Little is known about the precise onset of her HFI. However, she recalls having experienced some difficulty organising and keeping track of patient details and records in the 12 months before her ceasing employment. As a result, she retired from her position a year early of her own volition. At interview, she described having difficulties with organising some everyday activities, which she attributed to her “rushing ahead” of herself. EW also reported occasionally performing activities in the wrong sequence. Detailed neurological examination was normal except for a positive palmomental reflex on the left side and an area of absent vibration sense on the left foot below the ankle.


Hyperostosis of the frontal bones was clearly seen on computed axial tomography (not shown). Her brain was subsequently imaged using a Bruker 2T whole body imaging system. Sixteen contiguous 5 mm T2 weighted axial and sagittal images of the brain were acquired using a rapid acquisition with relaxation enhancement (RARE) sequence. The imaging indices were TR 3s, effective TE 80 ms, and a rare factor of 8. The T2 weighted sagittal images and axial images show significant and predominantly left sided compression of dorsolateral frontal cortex (fig 1).

Figure 1

Two T2 weighted sagittal (bottom) and axial (top) images of the frontal lobe region showing predominantly left sided compression of dorsolateral frontal cortex.


Table 1 shows the results of standard clinical neuropsychological tests administered on admission. On the mini mental state examination (MMSE) EW obtained a score of 28.16 Her full scale IQ on the revised Wechsler adult intelligence scale (WAIS-R) was in the above average range, and consistent with her premorbid IQ estimated via the national adult reading test (NART).17 18 The difference between her verbal and performance IQs, although significant, was of a magnitude found in 13% of the WAIS-R standardisation sample. Her performance on memory measures was well within the normal range. Measures of forward and backward digit span, and a measure of spatial span similar to the Corsi block tapping task taken from the Cambridge neuropsychological test automated battery (CANTAB),11 were performed within the normal range for her age group. On the recognition memory test she achieved a near perfect score for both words and faces.19 Her performance on the Hopkins verbal learning test (HVLT) was also above average.20

Table 1

Patient’s performance on standard neuropsychological assessment

EW also performed normally on tests of language ability, such as the Boston naming test,21 and the spot the word task from the speed and capacity of language processing (SCOLP) test.22However, there was a significant discrepancy between her scaled scores on the spot the word and speed of comprehension subtests, indicating a relative impairment in semantic processing speed. Her performance on the visuoperceptual tests from the visual object and space perception battery (VOSP) was normal,23 except for the dot counting subtest that assesses single point localisation and visual scanning abilities, perhaps indicating some impairment in the function of the frontal eye fields.24 25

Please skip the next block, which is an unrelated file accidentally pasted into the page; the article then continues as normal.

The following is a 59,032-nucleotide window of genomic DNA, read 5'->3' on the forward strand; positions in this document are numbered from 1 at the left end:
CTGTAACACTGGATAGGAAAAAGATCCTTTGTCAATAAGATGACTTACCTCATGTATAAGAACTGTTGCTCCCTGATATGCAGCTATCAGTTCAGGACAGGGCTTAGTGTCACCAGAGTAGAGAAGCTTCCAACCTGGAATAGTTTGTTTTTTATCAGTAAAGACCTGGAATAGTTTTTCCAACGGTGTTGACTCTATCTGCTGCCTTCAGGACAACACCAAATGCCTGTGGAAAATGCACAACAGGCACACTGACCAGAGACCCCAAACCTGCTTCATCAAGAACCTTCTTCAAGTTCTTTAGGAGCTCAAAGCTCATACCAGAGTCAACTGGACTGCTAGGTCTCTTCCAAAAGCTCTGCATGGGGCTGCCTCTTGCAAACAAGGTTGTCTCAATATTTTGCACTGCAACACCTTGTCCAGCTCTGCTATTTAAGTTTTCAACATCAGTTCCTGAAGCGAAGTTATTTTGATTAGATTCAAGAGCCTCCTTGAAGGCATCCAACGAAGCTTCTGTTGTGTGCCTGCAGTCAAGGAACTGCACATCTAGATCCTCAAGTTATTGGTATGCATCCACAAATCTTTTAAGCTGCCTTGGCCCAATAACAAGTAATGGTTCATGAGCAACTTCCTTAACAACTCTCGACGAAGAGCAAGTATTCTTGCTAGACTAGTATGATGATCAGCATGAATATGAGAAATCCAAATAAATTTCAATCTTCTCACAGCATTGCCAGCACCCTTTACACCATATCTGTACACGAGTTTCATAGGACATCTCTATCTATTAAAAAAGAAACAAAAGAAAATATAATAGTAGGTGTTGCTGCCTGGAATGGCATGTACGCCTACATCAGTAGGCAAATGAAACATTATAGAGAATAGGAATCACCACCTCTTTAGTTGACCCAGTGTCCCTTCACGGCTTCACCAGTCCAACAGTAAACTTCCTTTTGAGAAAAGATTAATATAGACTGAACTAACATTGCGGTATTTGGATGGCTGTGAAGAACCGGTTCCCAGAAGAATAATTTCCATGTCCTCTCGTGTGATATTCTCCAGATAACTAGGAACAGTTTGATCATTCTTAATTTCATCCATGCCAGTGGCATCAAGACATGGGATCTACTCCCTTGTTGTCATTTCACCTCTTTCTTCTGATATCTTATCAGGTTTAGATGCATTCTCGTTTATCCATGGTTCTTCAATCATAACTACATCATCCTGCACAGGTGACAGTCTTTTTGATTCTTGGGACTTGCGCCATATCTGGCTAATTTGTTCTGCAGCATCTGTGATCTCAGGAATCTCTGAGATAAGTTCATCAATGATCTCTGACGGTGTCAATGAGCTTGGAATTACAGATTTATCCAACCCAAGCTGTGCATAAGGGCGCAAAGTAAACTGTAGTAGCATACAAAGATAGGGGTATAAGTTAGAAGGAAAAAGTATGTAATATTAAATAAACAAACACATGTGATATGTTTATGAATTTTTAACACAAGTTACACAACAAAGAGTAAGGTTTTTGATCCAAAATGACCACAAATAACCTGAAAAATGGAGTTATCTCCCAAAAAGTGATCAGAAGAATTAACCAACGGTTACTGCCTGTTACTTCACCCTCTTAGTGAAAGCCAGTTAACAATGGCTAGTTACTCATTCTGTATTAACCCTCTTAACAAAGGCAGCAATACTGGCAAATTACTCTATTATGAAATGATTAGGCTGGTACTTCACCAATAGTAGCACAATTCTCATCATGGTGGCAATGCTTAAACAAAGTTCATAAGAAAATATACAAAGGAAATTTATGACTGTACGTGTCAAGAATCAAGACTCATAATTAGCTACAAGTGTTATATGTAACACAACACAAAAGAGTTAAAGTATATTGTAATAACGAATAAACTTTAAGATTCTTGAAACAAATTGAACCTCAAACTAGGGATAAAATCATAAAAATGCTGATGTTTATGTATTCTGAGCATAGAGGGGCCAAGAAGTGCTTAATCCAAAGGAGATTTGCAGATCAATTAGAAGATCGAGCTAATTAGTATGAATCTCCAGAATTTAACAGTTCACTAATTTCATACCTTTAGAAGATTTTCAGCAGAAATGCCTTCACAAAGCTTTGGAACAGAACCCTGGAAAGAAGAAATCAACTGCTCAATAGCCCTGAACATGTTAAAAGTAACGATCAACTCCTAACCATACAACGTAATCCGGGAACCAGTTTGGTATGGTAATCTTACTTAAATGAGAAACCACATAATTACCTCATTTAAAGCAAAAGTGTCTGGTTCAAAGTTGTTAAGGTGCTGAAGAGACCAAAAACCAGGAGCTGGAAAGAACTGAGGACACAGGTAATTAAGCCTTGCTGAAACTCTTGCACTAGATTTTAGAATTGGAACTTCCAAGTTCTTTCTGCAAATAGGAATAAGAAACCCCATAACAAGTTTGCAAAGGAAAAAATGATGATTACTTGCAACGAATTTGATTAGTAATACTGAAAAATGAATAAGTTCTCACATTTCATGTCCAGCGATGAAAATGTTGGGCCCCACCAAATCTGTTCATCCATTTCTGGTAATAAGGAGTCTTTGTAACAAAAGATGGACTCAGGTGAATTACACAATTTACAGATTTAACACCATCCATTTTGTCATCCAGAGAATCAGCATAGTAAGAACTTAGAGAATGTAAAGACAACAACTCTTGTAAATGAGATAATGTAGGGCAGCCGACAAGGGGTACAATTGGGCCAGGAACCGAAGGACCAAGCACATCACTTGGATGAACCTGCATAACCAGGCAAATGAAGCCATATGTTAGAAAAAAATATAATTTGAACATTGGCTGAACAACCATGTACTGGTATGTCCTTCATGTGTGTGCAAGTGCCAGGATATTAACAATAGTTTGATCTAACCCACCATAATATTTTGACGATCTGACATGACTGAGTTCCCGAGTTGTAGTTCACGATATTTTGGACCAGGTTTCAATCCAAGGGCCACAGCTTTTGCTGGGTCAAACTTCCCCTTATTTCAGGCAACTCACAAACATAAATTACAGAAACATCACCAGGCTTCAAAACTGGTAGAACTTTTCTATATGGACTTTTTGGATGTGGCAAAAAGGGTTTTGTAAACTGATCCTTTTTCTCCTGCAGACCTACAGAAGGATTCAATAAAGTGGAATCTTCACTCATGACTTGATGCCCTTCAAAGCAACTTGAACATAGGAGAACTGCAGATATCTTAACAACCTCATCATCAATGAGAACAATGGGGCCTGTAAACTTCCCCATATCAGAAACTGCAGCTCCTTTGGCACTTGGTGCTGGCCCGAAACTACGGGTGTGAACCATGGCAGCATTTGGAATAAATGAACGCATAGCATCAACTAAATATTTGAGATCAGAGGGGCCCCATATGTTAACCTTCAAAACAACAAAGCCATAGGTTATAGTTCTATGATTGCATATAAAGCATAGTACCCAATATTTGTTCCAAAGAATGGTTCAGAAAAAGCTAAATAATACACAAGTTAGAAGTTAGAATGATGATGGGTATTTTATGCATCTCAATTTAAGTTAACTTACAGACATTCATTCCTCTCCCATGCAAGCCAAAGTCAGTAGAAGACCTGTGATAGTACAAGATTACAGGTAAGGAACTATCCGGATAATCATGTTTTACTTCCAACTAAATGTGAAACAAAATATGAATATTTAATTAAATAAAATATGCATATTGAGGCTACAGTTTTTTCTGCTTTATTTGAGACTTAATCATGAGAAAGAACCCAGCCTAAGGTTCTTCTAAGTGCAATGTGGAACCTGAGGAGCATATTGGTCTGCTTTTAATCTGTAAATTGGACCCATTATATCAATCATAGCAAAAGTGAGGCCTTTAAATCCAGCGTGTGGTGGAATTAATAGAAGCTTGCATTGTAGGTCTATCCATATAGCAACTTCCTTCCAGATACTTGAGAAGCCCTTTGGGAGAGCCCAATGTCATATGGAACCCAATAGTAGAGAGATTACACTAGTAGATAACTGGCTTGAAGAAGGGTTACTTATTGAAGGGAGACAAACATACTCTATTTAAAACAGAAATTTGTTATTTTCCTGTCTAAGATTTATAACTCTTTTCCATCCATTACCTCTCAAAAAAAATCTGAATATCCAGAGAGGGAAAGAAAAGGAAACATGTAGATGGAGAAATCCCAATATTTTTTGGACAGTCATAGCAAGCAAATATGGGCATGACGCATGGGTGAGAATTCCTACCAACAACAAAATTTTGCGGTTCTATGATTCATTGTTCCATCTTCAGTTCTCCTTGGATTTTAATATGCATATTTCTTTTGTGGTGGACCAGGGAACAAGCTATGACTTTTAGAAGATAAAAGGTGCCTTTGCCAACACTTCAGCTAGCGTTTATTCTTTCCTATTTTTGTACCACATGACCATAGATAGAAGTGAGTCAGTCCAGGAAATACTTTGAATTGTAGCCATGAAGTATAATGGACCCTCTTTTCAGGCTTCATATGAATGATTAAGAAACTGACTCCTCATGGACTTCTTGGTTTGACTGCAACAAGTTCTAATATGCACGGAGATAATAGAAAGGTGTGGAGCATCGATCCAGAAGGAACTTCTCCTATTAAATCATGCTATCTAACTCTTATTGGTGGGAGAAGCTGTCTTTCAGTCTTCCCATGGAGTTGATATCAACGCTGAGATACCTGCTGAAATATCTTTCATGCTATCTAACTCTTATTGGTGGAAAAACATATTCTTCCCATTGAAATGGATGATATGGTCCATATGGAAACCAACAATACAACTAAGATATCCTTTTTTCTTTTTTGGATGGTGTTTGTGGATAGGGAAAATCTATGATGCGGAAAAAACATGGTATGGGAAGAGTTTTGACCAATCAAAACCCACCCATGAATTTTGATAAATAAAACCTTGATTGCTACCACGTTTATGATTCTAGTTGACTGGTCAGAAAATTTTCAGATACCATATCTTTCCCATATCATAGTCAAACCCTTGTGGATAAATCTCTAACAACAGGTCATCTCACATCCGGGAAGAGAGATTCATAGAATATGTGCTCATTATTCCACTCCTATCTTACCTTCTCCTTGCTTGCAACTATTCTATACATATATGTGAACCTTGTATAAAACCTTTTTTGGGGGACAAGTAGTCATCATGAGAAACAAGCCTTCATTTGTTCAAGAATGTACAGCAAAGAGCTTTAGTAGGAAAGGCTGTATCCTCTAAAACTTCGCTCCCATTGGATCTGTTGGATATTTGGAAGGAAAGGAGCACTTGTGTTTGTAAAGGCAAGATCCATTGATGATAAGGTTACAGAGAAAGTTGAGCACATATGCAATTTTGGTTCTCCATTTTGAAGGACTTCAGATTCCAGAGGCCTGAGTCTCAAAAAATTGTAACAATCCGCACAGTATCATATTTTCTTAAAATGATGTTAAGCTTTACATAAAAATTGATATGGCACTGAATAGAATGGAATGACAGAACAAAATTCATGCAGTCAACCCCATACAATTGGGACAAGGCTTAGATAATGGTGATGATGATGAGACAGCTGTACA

Standard measures of executive functioning disclosed variable performance. On the Tower of London task,11 26 six elements test,27 28 and measures of verbal fluency she performed in the normal range. Although her overall performance on the cognitive estimations test was normal,29 EW did provide a “very extreme” estimate of the height of the Brisbane City Hall clock tower, asserting that it was 1000 yards tall (actual height 101 yards). She also showed borderline impairment on the modified card sorting test,30 a measure of category formation and mental flexibility.

In summary, she showed normal intellectual, memory, and language functioning with some evidence of moderate impairment in semantic processing speed and visual scanning, and borderline impairment in mental flexibility.


As well as undergoing standard neuropsychological assessment, EW also completed several experimental measures designed to test her self ordered working memory and fluid intelligence. Her performance on these tasks was evaluated against that of 10 normal controls matched for age, education, gender, and full scale IQ (mean age 73.75 (SD 1.83) years; mean education 12.63 (SD 3.07) years; mean WAIS-R full scale IQ 114.88 (SD 4.12)). Controls were selected from a larger sample of normal older adults who were participating in the longitudinal study of Alzheimer’s disease and normal aging at the Centre for Magnetic Resonance. All controls had undergone neurological examination as well as MRI scans.


Three tasks (two spatial, one non-spatial) were chosen:

Self ordered pointing

Petrides and Milner’s self ordered pointing task requires the subject to organise a sequence of pointing responses to series of six, eight, 10, and 12 representational pictures (living and man made objects).31 Three consecutive trials are given at each level, and the subject is instructed not to touch any one stimulus more than once within a trial.

Selective letter generation